Colorado State Capitol

The Colorado State Capitol Building is located at 200 East Colfax Avenue, Denver, Colorado, United States. It houses the Colorado General Assembly as well as the offices of Governor of Colorado and Lieutenant Governor.

The building is designed to be reminiscent of the United States Capitol. It was designed by Elijah E. Myers and constructed from Colorado white granite in the 1890s. It opened for use in November 1894. The distinctive gold dome is made of real gold leaf. It was first added in 1908 to commemorate the Colorado Gold Rush. It is located in Denver's Civic Center. It was included in the Civic Center Historic District, which was registered on the National Register of Historic Places in 1974. In 2012, it was added to the Denver Civic Center National Historic Landmark District.

The Colorado State Historical Fund funded a major safety project that was initiated in 2001 and completed by 2009. Fentress Architects designed the project and added safety features such as enclosed stair towers that blend in with its original architecture. Many of Denver's Architectural tours feature the Colorado Capitol Building.

The historic building is located slightly higher than downtown Denver and serves as the Capitol Hill district's beginning. The main entrance hall can be accessed from the dome's top 180 feet (55m) above the ground. This is about the height of an 18-story building. The official elevation of Denver can be found outside the west entrance of the building. The fifteenth step has the words "One mile above sea level" engraved on it. At 5,280 feet (1.609 m), you can see the sun setting behind the Rocky Mountains from this step. In 1969, Colorado State University students resurveyed the elevation and set a second mile-high marker in the 18th step. Modern measurement methods allowed for a more precise measurement. The 13th step was resurveyed in 1969 and found to be one mile (1.6 km) tall. A third marker was also installed.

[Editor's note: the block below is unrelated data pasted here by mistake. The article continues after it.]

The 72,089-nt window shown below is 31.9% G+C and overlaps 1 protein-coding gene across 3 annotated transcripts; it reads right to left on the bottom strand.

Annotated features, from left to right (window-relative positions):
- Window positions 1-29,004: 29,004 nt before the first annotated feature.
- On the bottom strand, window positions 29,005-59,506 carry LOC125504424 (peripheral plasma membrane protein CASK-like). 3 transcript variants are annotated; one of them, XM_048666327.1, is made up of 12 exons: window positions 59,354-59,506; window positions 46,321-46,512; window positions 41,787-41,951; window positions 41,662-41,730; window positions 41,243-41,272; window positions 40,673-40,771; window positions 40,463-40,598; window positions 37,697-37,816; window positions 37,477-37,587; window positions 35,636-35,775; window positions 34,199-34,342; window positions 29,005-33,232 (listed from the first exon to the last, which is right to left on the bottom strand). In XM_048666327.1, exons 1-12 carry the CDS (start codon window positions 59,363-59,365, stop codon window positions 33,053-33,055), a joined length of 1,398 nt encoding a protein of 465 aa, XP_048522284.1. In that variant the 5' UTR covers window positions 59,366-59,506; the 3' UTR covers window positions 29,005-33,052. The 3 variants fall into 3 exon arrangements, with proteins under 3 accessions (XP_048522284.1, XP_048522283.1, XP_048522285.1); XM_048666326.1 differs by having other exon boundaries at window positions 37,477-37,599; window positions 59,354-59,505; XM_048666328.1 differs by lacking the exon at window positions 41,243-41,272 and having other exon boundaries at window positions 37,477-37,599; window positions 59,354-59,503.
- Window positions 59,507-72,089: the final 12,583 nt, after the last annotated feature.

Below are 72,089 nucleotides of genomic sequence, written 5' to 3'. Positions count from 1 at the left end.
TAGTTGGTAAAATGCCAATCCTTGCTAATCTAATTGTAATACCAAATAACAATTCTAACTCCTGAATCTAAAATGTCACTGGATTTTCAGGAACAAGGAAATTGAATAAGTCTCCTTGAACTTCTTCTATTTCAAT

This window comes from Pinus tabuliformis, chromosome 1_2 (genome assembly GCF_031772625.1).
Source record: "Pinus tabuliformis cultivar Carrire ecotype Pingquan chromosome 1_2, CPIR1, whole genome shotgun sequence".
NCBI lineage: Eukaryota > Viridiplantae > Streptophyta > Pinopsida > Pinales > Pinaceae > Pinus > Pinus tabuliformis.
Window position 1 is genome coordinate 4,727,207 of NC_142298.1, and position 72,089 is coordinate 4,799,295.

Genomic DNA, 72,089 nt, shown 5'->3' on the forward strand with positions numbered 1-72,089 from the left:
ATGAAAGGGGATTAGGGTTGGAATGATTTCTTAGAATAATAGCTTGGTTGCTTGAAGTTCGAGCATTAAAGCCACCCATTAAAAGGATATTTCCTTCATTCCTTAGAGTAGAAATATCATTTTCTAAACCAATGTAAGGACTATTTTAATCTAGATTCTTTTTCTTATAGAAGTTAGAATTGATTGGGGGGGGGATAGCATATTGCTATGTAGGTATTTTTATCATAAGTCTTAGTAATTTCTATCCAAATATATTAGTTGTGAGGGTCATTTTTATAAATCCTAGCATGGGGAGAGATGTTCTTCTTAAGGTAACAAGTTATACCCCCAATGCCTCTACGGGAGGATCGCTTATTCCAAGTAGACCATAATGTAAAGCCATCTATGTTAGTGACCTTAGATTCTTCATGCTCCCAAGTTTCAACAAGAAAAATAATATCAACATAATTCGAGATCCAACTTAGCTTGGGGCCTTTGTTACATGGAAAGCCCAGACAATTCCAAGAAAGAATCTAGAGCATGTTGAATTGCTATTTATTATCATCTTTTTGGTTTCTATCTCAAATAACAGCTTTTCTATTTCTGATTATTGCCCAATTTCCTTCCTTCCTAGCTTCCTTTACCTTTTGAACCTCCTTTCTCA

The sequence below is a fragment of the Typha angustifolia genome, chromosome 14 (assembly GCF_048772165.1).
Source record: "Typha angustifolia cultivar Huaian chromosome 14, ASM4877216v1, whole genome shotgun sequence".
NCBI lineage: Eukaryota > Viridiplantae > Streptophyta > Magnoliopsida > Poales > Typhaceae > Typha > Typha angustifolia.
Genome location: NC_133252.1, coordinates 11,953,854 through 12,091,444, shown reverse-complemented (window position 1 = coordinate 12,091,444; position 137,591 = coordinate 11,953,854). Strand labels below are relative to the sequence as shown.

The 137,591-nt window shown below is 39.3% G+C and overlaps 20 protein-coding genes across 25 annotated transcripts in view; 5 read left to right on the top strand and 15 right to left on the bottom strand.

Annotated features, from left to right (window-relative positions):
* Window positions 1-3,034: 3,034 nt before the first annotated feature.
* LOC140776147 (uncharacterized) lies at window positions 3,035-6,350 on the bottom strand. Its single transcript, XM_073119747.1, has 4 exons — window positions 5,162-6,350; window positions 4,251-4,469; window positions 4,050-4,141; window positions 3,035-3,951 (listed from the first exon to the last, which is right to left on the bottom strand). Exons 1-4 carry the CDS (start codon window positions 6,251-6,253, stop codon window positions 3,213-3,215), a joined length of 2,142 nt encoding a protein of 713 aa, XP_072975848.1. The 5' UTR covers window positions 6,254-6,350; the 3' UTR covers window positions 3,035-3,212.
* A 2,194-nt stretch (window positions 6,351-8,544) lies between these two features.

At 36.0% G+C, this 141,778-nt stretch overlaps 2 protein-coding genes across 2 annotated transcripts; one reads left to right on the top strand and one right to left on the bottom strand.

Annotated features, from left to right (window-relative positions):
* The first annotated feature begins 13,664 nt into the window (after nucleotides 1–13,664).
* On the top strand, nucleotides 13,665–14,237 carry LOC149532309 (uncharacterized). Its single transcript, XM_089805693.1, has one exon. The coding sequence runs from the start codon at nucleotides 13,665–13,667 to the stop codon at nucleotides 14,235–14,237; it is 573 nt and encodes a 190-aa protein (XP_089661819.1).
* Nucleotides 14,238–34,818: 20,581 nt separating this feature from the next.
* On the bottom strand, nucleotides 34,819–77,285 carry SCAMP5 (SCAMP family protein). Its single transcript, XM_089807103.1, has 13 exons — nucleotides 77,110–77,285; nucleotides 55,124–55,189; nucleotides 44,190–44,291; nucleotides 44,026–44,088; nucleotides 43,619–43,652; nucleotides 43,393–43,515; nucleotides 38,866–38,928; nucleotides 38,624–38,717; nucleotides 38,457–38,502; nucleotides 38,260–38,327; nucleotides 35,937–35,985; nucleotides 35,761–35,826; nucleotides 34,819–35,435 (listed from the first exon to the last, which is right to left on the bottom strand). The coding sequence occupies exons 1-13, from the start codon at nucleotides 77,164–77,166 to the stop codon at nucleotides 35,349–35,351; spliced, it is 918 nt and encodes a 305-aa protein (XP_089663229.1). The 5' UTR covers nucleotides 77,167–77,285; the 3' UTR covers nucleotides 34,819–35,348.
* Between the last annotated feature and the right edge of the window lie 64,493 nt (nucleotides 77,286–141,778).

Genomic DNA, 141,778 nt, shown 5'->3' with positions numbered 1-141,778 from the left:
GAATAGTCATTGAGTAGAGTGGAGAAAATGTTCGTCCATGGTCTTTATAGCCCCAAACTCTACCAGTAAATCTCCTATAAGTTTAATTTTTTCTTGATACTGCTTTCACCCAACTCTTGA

Granite from the Aberdeen Quarry, near Gunnison in Colorado was used to construct the superstructure of the building. The granite used for the building was approximately 280,000 cubic feet (7.900 m3) or 24,000 tonnes. This gray granite is the exterior of the building. The building's interior uses a lot of Colorado Rose Onyx, an uncommon rose marble that was mined from a quarry near Beulah in Colorado. The entire known supply was used for the construction. White Yule Marble from Colorado's quarries was used for the floors throughout the capitol. There are many designs in the marble, including one that resembles George Washington and another that resembles Molly Brown.

Many windows feature stained glass that depict historical events or people. Lawrence Williams painted portraits of all presidents in the halls, including George Washington and George W. Bush. Sarah A. Boardman, a painter, took over from Williams and has since painted Barack Obama and Donald Trump. William Douglas Richardson, a W. D. Richardson Construction Company president, was one of the contractors who built the Colorado State Capitol Building. Richardson was involved in many major building contracts across the United States and was connected to the John Whitfield Bunn and Jacob Bunn networks of corporations.

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